US Marines Under Investigation for Sharing Nude Photos of Female Colleagues

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Photo via WND.com

According to reports, the Naval Criminal Investigative Service is probing allegations against the Marines that they secretly shared naked photos of female service members on boards and in private group chats. The Naval Criminal Investigative Services (NCIS) has opened an investigation into a secret Facebook page where an unknown number of Marines were allegedly posting nude photos of former and current female marines, as well as other service members. Most of the photos were taken without their knowledge, CNN reported.

The private Facebook group called “Marines United” had a link to a Google Drive folder. The folder contained nude photos. Members running the page solicited others to submit photos of women without their knowledge. At the request of the military, the cloud storage folder on the site has been removed. According to CNN, a former Marine originally brought the matter to the attention of the Marine Corps. The Defense Department said that it is unclear how many current and former Marines may be involved in potential wrongdoing.

Recently, states have been passing legislation which criminalizes the conduct of posting nude photographs without permission. These states include New Jersey, California, Idaho, Utah, and Wisconsin, other states are also considering passing similar laws. In these situations where privacy has been violated, the victims rely on various criminal statutes to prosecute the perpetrators. A couple of federal laws may apply, and targeted federal legislation is in the works. Finally, a variety of civil responses may be employed by the determined victim.

Many are questioning whether or not Facebook can be held civilly liable for allowing the pictures to be posted, especially since the new story has gained notoriety. However, Section 230 of the U.S. Code may cause the victims some legal hurdles in their efforts. Section 230 says that “No provider or user of an interactive computer service shall be treated as the publisher or speaker of any information provided by another information content provider” (47 U.S.C. § 230). In other words, online intermediaries that host or republish speech are protected against a range of laws that might otherwise be used to hold them legally responsible for what others say and do. The protected intermediaries include not only regular Internet Service Providers (ISPs), but also a range of “interactive computer service providers,” including basically any online service that publishes third-party content. Though there are important exceptions for certain criminal and intellectual property-based claims, CDA 230 creates a broad protection that has allowed innovation and free speech online to flourish. There is a precedent in the First Circuit’s ruling in Doe v. Backpage dictating that Section 230 protects how websites sites “structure and operate” themselves.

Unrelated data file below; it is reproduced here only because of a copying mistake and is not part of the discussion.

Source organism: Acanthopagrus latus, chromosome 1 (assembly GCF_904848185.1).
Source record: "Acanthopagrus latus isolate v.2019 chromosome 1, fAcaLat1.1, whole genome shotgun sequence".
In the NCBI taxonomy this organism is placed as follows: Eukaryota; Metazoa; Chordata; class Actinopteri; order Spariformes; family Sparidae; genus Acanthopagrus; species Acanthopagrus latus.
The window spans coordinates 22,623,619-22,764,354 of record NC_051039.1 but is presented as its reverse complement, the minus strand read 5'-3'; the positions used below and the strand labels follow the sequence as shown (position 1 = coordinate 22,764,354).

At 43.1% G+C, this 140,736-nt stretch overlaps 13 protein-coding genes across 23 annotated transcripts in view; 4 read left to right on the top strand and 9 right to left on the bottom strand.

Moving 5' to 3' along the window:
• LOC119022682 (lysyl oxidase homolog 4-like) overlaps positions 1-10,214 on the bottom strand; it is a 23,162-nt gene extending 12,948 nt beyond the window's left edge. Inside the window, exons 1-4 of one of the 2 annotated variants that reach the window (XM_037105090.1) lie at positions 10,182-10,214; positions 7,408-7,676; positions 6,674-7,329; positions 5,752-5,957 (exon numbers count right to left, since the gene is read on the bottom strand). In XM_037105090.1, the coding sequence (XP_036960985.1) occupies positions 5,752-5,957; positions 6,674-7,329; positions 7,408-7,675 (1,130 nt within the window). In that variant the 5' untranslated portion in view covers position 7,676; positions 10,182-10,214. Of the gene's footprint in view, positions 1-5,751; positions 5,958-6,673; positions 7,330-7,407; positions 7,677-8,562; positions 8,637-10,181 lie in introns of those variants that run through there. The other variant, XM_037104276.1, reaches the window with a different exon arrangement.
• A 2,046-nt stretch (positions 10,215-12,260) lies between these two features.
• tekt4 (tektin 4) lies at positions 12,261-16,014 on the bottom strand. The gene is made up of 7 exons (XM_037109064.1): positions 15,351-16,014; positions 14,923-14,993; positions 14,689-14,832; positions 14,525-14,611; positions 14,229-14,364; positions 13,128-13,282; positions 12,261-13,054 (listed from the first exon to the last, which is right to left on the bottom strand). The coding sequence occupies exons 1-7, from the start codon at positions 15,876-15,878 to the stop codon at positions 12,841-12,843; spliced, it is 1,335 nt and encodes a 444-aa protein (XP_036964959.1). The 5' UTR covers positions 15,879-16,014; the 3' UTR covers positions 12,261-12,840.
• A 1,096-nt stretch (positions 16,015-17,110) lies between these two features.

However, it is likely the marines can be prosecuted criminally. For example, New Jersey’s invasion of privacy law, enacted in 2004, prohibits selling, providing, publishing, distributing, or otherwise disseminating nude or sexual photos of another person without that person’s permission (the penalty is a three-to-five year prison sentence or a fine up to $30,000). Wisconsin’s statute is similar (nine months’ imprisonment, and/or a fine up to $10,000), as is Idaho’s (five years imprisonment and/or a fine up to $50,000). (N.J. Stat. Ann. § 2C:14-9; Wis. Stat. Ann. §§ 942.09(1)(bn), (3m)(a); Id. Code Ann.  § 18-6609(2)(b).

Because these Marines are likely in different states (some without laws prohibiting such conduct), they may instead be charged with criminal harassment or disorderly conduct. This seems to be the trend in courtrooms around the country, at least until the law catches up with the technology. Furthermore, no specific Federal law targets this type of behavior yet. However, a bill introduced by Representative Jackie Speier (D-Calif) in 2016 (and slated for reintroduction this year) attempts to do just that. It would make it illegal to “…knowingly distribute a private, visual depiction of a person’s intimate parts or of a person engaging in sexually explicit conduct, with reckless disregard for the person’s lack of consent to the distribution, and for other purposes.”

“We are thankful that Thomas Brennan, a Marine veteran, notified the Marine Corps and NCIS about what he witnessed on the ‘Marines United’ page. It allowed us to take immediate action to have the explicit photos taken down and to prepare to support potential victims. We are exploring what actions should be taken to best address this form of harassment in the future,” Marine Corps spokesman Captain Ryan Alvis said in a statement.

Brennan founded a military news site investigating defense and veterans issues called ‘The War Horse’. The story was first reported on Reveal, a site run by the Center for Investigative Reporting. The ongoing investigation has caused many officials to remain silent. However, Captain Alvis said that “the Marine Corps is deeply concerned about allegations regarding the derogatory online comments and sharing of salacious photographs in a closed website. This behavior destroys morale, erodes trust, and degrades the individual.”

Gen. Robert B. Neller, commandant of the Marine Corps, had his own view of the situation. Neller said, “for anyone to target one of our Marines, online or otherwise, in an inappropriate manner, is distasteful and shows an absence of respect. I expect every Marine to demonstrate the highest integrity and loyalty to fellow Marines at all times, on duty, off-duty, and online.”

According to the BBC, even though the site was shut down, there are half a dozen similar groups or sites. There are reports that the photo sharing scandal widens beyond the Marines.

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